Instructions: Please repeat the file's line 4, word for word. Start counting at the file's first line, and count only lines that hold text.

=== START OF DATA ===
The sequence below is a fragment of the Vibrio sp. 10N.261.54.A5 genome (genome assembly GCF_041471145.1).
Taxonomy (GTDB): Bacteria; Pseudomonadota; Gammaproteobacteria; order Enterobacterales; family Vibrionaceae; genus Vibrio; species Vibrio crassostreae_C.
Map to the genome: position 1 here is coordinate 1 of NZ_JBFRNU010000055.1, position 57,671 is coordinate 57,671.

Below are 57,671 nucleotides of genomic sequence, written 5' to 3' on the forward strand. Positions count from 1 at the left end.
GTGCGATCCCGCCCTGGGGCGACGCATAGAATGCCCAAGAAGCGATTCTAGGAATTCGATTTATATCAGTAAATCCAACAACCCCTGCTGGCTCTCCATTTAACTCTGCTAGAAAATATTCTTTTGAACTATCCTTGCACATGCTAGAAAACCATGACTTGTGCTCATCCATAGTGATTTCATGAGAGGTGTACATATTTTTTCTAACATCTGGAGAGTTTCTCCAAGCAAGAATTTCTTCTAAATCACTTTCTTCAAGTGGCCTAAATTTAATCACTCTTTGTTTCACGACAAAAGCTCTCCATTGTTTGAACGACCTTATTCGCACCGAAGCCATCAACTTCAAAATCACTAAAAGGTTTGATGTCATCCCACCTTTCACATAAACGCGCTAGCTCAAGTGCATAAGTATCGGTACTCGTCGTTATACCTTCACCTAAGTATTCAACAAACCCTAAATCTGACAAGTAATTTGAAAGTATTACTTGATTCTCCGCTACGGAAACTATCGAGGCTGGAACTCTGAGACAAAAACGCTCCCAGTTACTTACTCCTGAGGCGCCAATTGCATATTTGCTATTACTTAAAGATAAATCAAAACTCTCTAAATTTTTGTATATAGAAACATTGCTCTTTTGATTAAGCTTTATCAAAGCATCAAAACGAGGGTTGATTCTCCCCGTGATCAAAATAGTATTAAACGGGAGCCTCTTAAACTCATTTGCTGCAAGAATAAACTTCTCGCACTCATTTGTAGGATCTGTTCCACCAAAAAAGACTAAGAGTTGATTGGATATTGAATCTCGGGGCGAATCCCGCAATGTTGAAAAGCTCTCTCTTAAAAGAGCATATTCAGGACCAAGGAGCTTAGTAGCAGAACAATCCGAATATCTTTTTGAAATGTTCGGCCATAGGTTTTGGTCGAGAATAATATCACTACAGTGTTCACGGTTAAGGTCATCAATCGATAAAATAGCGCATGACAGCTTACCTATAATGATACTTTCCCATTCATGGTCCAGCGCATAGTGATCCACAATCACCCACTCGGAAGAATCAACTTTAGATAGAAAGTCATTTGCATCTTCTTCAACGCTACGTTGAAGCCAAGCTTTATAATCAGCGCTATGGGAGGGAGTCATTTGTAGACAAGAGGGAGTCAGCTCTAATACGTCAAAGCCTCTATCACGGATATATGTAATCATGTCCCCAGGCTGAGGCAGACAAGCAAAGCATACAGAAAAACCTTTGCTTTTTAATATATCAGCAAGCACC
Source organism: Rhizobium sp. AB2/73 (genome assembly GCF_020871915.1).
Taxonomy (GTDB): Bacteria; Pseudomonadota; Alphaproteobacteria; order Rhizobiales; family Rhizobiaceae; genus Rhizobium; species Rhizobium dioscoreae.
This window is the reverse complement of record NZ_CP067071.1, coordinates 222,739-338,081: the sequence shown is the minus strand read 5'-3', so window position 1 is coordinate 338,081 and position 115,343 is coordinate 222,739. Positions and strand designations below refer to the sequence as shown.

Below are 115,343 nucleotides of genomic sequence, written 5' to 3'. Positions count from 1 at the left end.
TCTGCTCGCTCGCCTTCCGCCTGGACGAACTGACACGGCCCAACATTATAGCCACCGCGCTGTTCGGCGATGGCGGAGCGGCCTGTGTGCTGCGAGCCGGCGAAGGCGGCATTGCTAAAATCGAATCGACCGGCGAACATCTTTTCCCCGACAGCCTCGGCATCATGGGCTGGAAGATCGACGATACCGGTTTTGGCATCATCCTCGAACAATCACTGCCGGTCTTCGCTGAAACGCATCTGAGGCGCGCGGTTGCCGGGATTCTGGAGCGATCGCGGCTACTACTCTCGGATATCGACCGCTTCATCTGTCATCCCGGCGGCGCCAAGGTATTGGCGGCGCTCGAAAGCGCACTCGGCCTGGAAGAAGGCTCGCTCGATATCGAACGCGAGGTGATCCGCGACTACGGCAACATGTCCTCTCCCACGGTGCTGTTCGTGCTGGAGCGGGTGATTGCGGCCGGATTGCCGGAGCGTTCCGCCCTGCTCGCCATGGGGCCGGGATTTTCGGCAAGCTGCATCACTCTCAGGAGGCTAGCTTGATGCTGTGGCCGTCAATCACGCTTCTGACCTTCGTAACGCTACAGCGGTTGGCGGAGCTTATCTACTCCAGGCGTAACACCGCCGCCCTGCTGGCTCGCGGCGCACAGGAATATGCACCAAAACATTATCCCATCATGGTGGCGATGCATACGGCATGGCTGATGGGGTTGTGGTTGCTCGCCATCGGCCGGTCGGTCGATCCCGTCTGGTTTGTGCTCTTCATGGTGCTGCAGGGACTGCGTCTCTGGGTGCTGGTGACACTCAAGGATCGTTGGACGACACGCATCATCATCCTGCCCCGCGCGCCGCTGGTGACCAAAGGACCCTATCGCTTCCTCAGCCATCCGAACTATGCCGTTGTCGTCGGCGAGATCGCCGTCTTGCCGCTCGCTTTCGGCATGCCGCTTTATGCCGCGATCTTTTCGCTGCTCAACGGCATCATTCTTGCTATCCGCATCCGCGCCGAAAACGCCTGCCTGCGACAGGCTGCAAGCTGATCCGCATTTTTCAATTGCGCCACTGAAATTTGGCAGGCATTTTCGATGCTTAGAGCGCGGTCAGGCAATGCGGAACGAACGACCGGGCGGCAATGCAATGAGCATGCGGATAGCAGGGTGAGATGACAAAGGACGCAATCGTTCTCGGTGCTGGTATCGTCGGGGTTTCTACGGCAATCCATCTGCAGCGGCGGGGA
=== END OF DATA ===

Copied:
Below are 57,671 nucleotides of genomic sequence, written 5' to 3' on the forward strand. Positions count from 1 at the left end.